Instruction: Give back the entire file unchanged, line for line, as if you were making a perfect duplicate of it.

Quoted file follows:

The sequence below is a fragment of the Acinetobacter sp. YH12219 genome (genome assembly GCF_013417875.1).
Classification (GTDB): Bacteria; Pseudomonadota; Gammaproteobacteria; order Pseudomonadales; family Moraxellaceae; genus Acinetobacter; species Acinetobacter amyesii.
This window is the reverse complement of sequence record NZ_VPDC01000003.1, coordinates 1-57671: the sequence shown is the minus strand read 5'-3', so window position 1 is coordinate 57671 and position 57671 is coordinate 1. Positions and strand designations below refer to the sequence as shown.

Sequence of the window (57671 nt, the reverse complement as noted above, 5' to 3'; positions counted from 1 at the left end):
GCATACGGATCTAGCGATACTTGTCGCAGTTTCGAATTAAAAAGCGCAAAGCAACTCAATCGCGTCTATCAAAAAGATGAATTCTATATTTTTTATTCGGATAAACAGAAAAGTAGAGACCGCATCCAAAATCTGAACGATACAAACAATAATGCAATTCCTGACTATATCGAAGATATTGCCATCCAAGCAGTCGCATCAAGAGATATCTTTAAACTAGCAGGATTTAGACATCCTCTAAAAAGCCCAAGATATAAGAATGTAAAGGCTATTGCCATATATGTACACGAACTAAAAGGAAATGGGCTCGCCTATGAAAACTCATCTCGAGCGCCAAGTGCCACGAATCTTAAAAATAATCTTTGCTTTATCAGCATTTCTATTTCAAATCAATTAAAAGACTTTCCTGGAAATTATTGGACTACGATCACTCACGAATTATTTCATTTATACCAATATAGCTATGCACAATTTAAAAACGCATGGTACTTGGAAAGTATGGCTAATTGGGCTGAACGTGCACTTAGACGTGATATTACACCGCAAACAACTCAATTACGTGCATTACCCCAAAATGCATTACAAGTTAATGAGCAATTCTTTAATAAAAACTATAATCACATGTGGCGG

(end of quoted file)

The sequence below is a fragment of the Acinetobacter sp. YH12219 genome (genome assembly GCF_013417875.1).
Classification (GTDB): Bacteria; Pseudomonadota; Gammaproteobacteria; order Pseudomonadales; family Moraxellaceae; genus Acinetobacter; species Acinetobacter amyesii.
This window is the reverse complement of sequence record NZ_VPDC01000003.1, coordinates 1-57671: the sequence shown is the minus strand read 5'-3', so window position 1 is coordinate 57671 and position 57671 is coordinate 1. Positions and strand designations below refer to the sequence as shown.

Sequence of the window (57671 nt, the reverse complement as noted above, 5' to 3'; positions counted from 1 at the left end):
GCATACGGATCTAGCGATACTTGTCGCAGTTTCGAATTAAAAAGCGCAAAGCAACTCAATCGCGTCTATCAAAAAGATGAATTCTATATTTTTTATTCGGATAAACAGAAAAGTAGAGACCGCATCCAAAATCTGAACGATACAAACAATAATGCAATTCCTGACTATATCGAAGATATTGCCATCCAAGCAGTCGCATCAAGAGATATCTTTAAACTAGCAGGATTTAGACATCCTCTAAAAAGCCCAAGATATAAGAATGTAAAGGCTATTGCCATATATGTACACGAACTAAAAGGAAATGGGCTCGCCTATGAAAACTCATCTCGAGCGCCAAGTGCCACGAATCTTAAAAATAATCTTTGCTTTATCAGCATTTCTATTTCAAATCAATTAAAAGACTTTCCTGGAAATTATTGGACTACGATCACTCACGAATTATTTCATTTATACCAATATAGCTATGCACAATTTAAAAACGCATGGTACTTGGAAAGTATGGCTAATTGGGCTGAACGTGCACTTAGACGTGATATTACACCGCAAACAACTCAATTACGTGCATTACCCCAAAATGCATTACAAGTTAATGAGCAATTCTTTAATAAAAACTATAATCACATGTGGCGG